WASHINGTON — An estimated 23 million people would lose health coverage by 2026 under Republican legislation aimed at repealing Obamacare, a nonpartisan congressional agency said Wednesday in the first calculation of the new bill’s potential impact.
The report from the Congressional Budget Office also said federal deficits would fall by $119 billion between 2017 and 2026 under the bill, which was approved this month by the Republican-dominated House of Representatives. The CBO score raises the stakes for Republican senators now working on their own version of the legislation.
House Republicans came under sharp criticism for passing the bill before the CBO could make its assessment. The Trump administration already has relied on the House bill’s healthcare spending cuts in its proposed federal budget.
The bill is called the American Health Care Act and would fulfill a long-running Republican goal — repealing and replacing much of former President Barack Obama’s 2010 Affordable Care Act, commonly called Obamacare. President Donald Trump, who made replacing it a key campaign promise in 2016, and other Republicans say Obamacare is too costly and creates unwarranted government interference in healthcare decisions.
Congress is aiming to pass the bill under a process called reconciliation, which requires only a simple majority of votes in the Senate, where Republicans hold a 52-48 majority, instead of 60 votes. Under those rules, all elements of the bill must have a direct budgetary impact or else they must be stricken from the legislation.
A group of 13 Republican senators led by Senate Majority Leader Mitch McConnell are expected to draft their own version of the healthcare bill in the coming months. McConnell, however, told Reuters on Wednesday he does not yet know how Republicans will have the necessary votes.
The CBO said federal deficits would fall by $119 billion between 2017 and 2026 under the Republican bill.
The bill would eliminate most Obamacare taxes that help subsidize private health coverage for individuals, roll back the government’s Medicaid health plan for the poor and disabled and replace the law’s income-based tax credits for buying medical coverage with credits based on age.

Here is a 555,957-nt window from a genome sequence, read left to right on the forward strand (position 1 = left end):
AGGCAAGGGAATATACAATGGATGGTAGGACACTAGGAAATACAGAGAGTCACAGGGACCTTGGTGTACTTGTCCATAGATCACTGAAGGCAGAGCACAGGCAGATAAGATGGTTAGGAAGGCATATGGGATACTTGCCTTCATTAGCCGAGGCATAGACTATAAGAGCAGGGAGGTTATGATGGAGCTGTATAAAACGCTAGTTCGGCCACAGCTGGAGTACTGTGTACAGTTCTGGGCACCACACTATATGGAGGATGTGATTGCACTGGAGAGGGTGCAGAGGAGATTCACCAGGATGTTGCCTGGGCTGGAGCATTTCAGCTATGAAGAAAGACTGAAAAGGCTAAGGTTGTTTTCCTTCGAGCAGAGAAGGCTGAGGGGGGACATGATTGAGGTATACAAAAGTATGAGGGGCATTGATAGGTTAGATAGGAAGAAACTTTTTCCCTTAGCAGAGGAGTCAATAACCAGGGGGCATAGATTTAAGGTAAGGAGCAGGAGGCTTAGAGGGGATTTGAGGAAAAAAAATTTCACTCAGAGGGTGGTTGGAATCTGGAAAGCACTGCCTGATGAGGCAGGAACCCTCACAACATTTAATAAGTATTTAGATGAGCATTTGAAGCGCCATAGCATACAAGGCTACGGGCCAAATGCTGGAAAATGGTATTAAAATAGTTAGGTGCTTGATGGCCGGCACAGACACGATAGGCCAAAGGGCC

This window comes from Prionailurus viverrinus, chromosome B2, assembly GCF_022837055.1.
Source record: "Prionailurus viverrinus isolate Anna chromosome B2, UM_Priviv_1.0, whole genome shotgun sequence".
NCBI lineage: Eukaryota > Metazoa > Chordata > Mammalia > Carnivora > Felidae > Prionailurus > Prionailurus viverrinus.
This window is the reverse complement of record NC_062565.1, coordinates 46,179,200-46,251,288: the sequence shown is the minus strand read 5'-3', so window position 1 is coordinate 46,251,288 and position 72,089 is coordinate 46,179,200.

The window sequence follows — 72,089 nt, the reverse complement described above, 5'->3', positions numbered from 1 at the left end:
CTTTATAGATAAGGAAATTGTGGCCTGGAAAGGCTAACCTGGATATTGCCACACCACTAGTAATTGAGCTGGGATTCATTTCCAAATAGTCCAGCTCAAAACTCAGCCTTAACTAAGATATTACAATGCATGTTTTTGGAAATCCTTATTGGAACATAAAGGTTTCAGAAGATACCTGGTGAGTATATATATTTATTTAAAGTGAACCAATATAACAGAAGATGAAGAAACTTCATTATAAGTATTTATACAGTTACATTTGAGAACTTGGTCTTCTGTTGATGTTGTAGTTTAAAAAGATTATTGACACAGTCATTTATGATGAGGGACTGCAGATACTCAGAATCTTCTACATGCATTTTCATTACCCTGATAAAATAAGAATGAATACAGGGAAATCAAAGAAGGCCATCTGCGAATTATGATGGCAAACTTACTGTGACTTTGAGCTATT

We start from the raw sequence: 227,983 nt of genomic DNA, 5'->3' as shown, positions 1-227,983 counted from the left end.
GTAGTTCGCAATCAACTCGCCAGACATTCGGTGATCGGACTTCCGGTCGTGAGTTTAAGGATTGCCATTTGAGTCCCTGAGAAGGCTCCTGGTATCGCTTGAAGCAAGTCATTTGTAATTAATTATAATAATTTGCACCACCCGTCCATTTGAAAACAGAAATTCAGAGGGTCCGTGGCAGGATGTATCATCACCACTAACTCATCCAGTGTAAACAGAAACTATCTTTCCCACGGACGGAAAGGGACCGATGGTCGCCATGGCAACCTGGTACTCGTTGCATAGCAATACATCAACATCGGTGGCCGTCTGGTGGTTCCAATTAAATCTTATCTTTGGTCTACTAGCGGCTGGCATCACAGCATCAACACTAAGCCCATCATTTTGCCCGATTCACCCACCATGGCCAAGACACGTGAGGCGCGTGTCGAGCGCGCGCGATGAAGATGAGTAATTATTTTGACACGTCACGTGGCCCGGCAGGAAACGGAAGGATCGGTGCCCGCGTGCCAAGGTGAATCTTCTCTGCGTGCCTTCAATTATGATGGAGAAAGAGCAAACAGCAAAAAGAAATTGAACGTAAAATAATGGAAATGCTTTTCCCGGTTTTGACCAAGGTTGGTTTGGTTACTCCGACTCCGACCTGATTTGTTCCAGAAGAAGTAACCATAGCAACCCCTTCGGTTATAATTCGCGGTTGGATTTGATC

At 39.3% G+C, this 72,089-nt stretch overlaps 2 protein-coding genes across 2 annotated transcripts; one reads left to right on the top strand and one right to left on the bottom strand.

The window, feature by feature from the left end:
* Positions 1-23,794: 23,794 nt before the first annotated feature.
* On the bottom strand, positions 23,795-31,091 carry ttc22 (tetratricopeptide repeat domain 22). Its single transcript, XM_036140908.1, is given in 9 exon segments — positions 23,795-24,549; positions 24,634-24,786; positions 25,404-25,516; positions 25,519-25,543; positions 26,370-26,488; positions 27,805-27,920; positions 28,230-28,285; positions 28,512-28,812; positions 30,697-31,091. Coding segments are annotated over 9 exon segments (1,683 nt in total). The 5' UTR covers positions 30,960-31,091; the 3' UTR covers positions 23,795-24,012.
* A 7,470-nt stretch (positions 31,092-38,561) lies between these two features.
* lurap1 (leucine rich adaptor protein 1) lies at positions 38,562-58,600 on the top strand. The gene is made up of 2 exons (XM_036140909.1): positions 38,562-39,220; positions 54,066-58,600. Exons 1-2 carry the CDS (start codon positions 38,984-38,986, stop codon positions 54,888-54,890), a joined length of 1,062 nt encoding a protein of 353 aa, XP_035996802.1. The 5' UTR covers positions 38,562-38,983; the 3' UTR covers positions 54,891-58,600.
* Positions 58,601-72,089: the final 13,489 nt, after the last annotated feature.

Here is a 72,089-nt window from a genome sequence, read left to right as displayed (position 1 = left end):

The new CBO score predicts the AHCA would cover 1 million more Americans than a previous version of the bill, which the agency estimated would have left 24 million more people uninsured than Obamacare in 2026.
In the weeks leading up to the House vote on May 4, two controversial amendments were added to the bill that ultimately helped secure its passage, including one that was added the day before the vote.
One amendment would allow states to opt out of a popular Obamacare provision that prevents insurers from charging people with pre-existing conditions higher rates, as well as one that required insurers to cover 10 essential health benefits such as maternity care and prescription drugs.
Another amendment allocates an additional $8 billion over five years to help people with pre-existing conditions cover medical costs.
Trump promised to repeal Obamacare immediately upon taking office in January but replacing the program that provided health insurance to 20 million people poses political risks.
Hospitals could lose significant revenue because far fewer people will have insurance and insurers are worried about the affordability of the tax structure and proposed major changes in Medicaid financing.
The Republicans’ first attempt at undoing Obamacare resulted in a setback for the Trump agenda in March. Conservative and moderate Republican factions in the House were opposed to the initial legislation and the leadership decided not to put it up for a vote.
They found a consensus through the opt-out amendments on pre-existing conditions, which adds $8 billion for sufferers, and the essential health benefits and passed it on May 4.